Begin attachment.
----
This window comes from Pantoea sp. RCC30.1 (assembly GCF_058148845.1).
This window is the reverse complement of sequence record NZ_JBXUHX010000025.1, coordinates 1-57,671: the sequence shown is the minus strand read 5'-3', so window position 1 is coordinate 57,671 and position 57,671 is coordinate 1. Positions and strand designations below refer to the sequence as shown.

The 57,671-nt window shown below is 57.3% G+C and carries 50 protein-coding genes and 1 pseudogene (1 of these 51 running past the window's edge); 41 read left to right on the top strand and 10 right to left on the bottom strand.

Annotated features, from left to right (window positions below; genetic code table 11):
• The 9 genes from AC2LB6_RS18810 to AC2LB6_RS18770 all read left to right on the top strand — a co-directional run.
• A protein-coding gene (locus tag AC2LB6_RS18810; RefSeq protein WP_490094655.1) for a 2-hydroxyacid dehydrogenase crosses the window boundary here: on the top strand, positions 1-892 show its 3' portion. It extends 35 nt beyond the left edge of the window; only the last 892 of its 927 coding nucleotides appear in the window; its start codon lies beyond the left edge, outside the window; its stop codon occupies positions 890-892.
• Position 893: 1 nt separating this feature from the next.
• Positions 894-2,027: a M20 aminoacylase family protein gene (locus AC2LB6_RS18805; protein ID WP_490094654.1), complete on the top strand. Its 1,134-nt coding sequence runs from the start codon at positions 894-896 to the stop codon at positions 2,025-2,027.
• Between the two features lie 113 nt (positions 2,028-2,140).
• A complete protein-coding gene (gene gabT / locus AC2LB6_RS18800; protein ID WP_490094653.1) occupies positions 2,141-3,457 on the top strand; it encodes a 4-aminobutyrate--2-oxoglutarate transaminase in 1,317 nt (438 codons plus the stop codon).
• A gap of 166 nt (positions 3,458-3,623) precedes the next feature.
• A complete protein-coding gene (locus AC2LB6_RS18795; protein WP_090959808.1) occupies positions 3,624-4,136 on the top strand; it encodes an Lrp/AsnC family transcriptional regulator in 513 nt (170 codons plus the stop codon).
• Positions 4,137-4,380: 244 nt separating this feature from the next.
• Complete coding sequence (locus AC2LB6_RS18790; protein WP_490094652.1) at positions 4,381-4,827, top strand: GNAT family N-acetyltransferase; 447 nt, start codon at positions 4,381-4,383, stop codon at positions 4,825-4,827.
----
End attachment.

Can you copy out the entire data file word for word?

This window comes from Pantoea sp. RCC30.1 (assembly GCF_058148845.1).
This window is the reverse complement of sequence record NZ_JBXUHX010000025.1, coordinates 1-57,671: the sequence shown is the minus strand read 5'-3', so window position 1 is coordinate 57,671 and position 57,671 is coordinate 1. Positions and strand designations below refer to the sequence as shown.

The 57,671-nt window shown below is 57.3% G+C and carries 50 protein-coding genes and 1 pseudogene (1 of these 51 running past the window's edge); 41 read left to right on the top strand and 10 right to left on the bottom strand.

Annotated features, from left to right (window positions below; genetic code table 11):
• The 9 genes from AC2LB6_RS18810 to AC2LB6_RS18770 all read left to right on the top strand — a co-directional run.
• A protein-coding gene (locus tag AC2LB6_RS18810; RefSeq protein WP_490094655.1) for a 2-hydroxyacid dehydrogenase crosses the window boundary here: on the top strand, positions 1-892 show its 3' portion. It extends 35 nt beyond the left edge of the window; only the last 892 of its 927 coding nucleotides appear in the window; its start codon lies beyond the left edge, outside the window; its stop codon occupies positions 890-892.
• Position 893: 1 nt separating this feature from the next.
• Positions 894-2,027: a M20 aminoacylase family protein gene (locus AC2LB6_RS18805; protein ID WP_490094654.1), complete on the top strand. Its 1,134-nt coding sequence runs from the start codon at positions 894-896 to the stop codon at positions 2,025-2,027.
• Between the two features lie 113 nt (positions 2,028-2,140).
• A complete protein-coding gene (gene gabT / locus AC2LB6_RS18800; protein ID WP_490094653.1) occupies positions 2,141-3,457 on the top strand; it encodes a 4-aminobutyrate--2-oxoglutarate transaminase in 1,317 nt (438 codons plus the stop codon).
• A gap of 166 nt (positions 3,458-3,623) precedes the next feature.
• A complete protein-coding gene (locus AC2LB6_RS18795; protein WP_090959808.1) occupies positions 3,624-4,136 on the top strand; it encodes an Lrp/AsnC family transcriptional regulator in 513 nt (170 codons plus the stop codon).
• Positions 4,137-4,380: 244 nt separating this feature from the next.
• Complete coding sequence (locus AC2LB6_RS18790; protein WP_490094652.1) at positions 4,381-4,827, top strand: GNAT family N-acetyltransferase; 447 nt, start codon at positions 4,381-4,383, stop codon at positions 4,825-4,827.